Test your business owner selling savvy!
- Is disability insurance policy pricing for business owners usually more or less expensive than an individual client?
a. More expensive
b. Less expensive
c. About the same
- What income documentation is necessary for small business owners?
a. Last year's tax return
b. Two years of tax returns
c. Five years of tax returns
- How does an Earned Income Enhancer change a business owner's disability insurance policy?
a. It increases the qualifying income amount by 20 percent
b. It allows business owners to qualify for up to $1,000 of additional coverage
c. It slashes the premium owed by 20 percent
- If a business owner has disability insurance protection, does he/she still need Business Overhead Expense (BOE) protection?
a. No — DI is usually sufficient
b. Yes — BOE is necessary
c. It depends...
How confident are you that you answered these questions correctly?
If you're like most agents, you may not be sure about some of the finer points. That's OK — D.I. Dan is here to help! But first, take a look at Jake Riley's case ...
One Retailer's Story
Jake Riley owned and operated a small bicycle shop with four employees. At 42 years of age, and as the sole breadwinner for his family, Jake knew that small business disability insurance protection was important. What he didn't know was if he could qualify. Jake's agent checked with Disability Insurance Services (DIS) and learned that self-employed income documentation was simple. Those who want benefits of less than $5,000 monthly must submit one year's tax return. Those who want benefits of more than $5,000 monthly must submit two years of tax returns. It sounded easy — but was it?
Jake told his agent that because of all of the expenses and deductions that he claimed each year, his actual income was much higher than what showed on his tax return. While his tax return showed an annual income of $50,000, his lifestyle actually required a gross income of $140,000 or a net monthly income of $8,516. If his protection level was based on tax returns alone, he would be eligible to receive a monthly benefit of $2,910 (modified own-occ policy with a 90-day EP; BP to age 67; non-can, residual, COLA and SSIB riders) — leaving him a monthly income gap of $5,606. Yikes!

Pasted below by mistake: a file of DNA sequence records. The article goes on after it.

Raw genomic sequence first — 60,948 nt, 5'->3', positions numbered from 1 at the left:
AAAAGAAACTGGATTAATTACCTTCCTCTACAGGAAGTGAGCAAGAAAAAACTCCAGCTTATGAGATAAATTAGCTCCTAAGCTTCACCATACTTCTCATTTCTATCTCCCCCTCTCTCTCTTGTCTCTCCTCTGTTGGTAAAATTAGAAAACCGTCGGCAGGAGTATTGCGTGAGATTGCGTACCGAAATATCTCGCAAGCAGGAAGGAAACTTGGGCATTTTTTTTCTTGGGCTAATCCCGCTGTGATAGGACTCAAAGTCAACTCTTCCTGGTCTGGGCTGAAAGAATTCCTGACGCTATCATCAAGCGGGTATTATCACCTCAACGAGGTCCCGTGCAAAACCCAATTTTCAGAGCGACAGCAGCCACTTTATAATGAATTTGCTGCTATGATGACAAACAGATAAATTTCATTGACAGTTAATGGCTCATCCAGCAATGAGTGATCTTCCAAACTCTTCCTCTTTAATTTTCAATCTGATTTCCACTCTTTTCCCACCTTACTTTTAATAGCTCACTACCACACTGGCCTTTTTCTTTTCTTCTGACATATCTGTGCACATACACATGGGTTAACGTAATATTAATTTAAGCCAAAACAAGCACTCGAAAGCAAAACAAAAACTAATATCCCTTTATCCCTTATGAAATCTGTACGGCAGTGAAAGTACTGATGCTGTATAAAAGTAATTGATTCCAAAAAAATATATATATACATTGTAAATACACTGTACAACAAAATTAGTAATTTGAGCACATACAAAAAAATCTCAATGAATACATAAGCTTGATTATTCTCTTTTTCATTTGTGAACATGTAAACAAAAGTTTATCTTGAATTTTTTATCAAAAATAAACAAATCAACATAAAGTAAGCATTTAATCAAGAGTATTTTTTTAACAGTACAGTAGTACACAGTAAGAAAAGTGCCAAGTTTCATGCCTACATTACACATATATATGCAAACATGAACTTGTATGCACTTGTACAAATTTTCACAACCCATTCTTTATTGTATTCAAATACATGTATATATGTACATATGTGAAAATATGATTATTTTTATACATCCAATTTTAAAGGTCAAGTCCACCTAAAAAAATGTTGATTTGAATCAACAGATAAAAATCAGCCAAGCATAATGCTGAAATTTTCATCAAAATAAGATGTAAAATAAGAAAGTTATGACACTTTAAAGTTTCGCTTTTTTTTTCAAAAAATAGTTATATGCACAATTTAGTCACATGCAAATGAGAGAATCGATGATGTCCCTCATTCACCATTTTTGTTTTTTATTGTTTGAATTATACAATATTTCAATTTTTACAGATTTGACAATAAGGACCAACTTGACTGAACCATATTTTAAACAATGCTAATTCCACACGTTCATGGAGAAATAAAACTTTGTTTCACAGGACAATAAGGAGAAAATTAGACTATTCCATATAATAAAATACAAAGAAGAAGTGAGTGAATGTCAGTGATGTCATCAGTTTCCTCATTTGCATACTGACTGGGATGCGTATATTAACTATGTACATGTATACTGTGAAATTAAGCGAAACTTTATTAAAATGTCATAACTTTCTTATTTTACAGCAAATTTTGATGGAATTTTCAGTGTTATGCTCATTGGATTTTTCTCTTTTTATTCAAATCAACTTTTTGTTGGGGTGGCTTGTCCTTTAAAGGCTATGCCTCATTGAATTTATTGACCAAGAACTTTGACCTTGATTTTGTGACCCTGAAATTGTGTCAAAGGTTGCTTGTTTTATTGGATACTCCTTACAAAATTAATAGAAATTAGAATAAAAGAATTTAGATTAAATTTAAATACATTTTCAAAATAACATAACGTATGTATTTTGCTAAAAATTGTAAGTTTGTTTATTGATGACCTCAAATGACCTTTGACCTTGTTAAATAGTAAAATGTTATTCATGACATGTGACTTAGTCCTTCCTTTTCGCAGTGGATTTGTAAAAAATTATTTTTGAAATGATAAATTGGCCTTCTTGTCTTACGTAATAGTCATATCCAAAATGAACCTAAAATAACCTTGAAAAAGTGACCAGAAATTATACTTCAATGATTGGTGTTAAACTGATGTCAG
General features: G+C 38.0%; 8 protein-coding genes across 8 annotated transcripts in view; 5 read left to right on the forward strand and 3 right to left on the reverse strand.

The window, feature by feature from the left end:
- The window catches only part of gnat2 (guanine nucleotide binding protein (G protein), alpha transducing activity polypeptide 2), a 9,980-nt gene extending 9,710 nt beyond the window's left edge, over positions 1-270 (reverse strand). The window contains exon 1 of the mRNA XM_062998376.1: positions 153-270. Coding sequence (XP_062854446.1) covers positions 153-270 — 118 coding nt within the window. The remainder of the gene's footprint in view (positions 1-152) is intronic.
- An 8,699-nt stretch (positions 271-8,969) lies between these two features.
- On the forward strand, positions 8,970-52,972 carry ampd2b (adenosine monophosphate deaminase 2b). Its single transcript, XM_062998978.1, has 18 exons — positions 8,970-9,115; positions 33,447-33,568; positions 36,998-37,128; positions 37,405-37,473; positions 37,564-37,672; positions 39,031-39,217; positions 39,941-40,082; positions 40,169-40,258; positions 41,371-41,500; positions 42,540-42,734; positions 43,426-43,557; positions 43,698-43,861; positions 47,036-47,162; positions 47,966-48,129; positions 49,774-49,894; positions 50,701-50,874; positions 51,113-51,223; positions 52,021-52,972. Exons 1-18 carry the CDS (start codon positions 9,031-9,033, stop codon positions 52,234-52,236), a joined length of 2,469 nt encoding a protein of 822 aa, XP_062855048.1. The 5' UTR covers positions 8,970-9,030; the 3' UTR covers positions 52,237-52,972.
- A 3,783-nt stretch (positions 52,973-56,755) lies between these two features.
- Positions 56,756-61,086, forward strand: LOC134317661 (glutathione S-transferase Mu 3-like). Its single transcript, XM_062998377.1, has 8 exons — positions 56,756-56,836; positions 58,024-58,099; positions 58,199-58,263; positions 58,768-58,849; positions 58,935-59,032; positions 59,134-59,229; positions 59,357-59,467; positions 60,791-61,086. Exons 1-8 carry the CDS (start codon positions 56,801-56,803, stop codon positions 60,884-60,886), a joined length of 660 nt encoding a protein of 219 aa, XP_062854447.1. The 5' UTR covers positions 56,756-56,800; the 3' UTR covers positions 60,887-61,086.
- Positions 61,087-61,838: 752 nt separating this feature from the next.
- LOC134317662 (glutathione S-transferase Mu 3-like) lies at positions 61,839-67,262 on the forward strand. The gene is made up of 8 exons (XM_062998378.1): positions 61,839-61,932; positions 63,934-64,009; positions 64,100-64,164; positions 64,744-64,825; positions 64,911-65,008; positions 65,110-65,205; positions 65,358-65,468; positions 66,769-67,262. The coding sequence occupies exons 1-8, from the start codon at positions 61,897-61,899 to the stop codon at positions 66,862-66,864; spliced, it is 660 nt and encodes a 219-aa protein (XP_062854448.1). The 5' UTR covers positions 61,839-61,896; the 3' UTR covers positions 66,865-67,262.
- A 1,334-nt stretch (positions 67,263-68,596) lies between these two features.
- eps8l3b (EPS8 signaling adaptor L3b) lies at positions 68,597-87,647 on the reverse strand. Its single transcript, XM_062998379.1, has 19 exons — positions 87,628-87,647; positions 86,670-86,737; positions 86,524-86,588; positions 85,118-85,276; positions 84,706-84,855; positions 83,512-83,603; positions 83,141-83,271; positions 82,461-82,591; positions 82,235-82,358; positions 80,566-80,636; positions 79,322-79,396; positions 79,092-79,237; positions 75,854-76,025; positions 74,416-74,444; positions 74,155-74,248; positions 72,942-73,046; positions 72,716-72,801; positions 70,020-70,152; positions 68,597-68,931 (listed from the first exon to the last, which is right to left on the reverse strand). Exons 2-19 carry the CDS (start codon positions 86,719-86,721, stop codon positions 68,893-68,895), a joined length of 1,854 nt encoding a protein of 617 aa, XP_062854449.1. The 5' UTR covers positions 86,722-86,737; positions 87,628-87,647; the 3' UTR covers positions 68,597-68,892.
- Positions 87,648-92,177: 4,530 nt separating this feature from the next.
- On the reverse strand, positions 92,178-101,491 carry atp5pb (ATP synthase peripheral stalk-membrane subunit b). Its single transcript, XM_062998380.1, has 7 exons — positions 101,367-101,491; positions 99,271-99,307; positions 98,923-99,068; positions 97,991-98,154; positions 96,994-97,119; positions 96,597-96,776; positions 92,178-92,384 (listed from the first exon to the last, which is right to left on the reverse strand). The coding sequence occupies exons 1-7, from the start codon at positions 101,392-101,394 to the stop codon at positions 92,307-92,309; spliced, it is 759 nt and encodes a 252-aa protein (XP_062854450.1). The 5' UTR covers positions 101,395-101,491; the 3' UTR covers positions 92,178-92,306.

Fortunately, Jake's agent called the experts at Disability Insurance Services, who proposed three ways to enhance the small business disability insurance policy and close the income gap:
STEP 1: Business Owners Earned Income Enhancer
STEP 2: Business Owner Upgrade
STEP 3: BOE
First, DIS increased Jake's disability insurance benefit by applying the Earned Income Enhancer to his policy. This allowed him to increase his qualifying income by 20 percent. ($50,000 x 20% = $60,000). So, with the same policy he was now able to get a monthly benefit of $3,350 - $440 more than before.
Second, DIS took advantage of the Business Owner Upgrade. This meant that Jake was able to move from occupational class 2A to occupational class 3A, lowering his premium. For the benefit amount of $3,350, Jake's premium would have been $2,588.70 but with the occupational class upgrade, the premium decreased to $1,663.80. A simple class change saved him $924.90 (35 percent) per year!